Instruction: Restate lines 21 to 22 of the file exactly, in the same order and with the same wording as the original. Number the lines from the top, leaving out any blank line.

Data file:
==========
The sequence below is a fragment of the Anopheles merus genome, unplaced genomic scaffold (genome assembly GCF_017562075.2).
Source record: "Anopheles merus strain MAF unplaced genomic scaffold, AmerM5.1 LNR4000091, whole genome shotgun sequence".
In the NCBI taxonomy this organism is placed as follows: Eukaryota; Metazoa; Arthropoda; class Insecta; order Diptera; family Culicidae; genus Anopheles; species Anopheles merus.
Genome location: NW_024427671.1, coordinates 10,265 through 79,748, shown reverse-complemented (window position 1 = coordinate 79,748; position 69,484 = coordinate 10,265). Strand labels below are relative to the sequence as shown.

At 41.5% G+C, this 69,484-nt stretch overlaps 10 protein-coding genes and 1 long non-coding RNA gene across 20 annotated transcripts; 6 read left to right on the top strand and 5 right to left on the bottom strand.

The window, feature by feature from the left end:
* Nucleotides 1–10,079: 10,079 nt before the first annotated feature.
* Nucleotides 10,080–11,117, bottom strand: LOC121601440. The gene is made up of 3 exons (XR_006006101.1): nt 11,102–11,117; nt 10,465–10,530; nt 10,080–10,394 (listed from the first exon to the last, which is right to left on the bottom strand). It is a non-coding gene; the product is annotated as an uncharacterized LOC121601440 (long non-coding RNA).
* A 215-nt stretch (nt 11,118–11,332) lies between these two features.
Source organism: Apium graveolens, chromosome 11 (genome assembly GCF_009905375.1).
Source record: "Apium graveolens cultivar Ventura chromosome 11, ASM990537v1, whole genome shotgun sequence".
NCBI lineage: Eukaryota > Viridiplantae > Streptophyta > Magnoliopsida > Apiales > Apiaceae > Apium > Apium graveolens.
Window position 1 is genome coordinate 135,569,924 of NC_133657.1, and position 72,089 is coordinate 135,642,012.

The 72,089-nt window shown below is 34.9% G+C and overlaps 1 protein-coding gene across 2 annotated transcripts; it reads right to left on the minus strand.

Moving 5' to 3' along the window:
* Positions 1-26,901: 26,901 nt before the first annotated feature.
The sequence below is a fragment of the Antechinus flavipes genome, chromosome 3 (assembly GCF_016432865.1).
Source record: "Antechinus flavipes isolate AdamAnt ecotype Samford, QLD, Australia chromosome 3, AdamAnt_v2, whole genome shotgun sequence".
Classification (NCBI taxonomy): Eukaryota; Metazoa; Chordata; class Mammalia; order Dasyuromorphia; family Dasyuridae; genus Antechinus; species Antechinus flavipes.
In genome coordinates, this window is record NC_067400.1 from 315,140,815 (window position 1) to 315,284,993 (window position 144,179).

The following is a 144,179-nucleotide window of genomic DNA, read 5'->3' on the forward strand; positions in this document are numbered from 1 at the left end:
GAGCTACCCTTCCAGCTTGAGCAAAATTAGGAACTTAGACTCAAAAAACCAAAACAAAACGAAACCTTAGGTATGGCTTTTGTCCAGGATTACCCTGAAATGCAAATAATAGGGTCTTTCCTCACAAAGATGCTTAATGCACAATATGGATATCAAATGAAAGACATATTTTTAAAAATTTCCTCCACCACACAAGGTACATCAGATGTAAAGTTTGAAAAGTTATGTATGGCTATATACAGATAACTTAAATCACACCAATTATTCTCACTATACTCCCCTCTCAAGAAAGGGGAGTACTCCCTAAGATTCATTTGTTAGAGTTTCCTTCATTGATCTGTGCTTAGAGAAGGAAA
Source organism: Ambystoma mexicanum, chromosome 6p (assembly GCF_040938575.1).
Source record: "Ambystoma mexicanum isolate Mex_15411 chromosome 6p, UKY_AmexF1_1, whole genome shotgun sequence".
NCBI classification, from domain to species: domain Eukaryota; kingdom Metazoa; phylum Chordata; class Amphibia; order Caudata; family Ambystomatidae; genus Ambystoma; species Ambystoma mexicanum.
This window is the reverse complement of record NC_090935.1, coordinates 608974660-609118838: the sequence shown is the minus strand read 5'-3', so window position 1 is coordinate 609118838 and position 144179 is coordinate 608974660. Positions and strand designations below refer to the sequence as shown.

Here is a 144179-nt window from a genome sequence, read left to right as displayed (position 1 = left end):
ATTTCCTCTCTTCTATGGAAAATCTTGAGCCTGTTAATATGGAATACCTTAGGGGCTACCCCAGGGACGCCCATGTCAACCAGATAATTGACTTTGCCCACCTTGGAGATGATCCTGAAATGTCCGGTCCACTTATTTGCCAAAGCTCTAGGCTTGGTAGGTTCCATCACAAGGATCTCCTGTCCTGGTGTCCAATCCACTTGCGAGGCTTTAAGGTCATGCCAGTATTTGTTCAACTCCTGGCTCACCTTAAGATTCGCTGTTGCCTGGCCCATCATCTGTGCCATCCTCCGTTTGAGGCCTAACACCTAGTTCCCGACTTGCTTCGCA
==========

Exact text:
The following is a 144,179-nucleotide window of genomic DNA, read 5'->3' on the forward strand; positions in this document are numbered from 1 at the left end:
GAGCTACCCTTCCAGCTTGAGCAAAATTAGGAACTTAGACTCAAAAAACCAAAACAAAACGAAACCTTAGGTATGGCTTTTGTCCAGGATTACCCTGAAATGCAAATAATAGGGTCTTTCCTCACAAAGATGCTTAATGCACAATATGGATATCAAATGAAAGACATATTTTTAAAAATTTCCTCCACCACACAAGGTACATCAGATGTAAAGTTTGAAAAGTTATGTATGGCTATATACAGATAACTTAAATCACACCAATTATTCTCACTATACTCCCCTCTCAAGAAAGGGGAGTACTCCCTAAGATTCATTTGTTAGAGTTTCCTTCATTGATCTGTGCTTAGAGAAGGAAA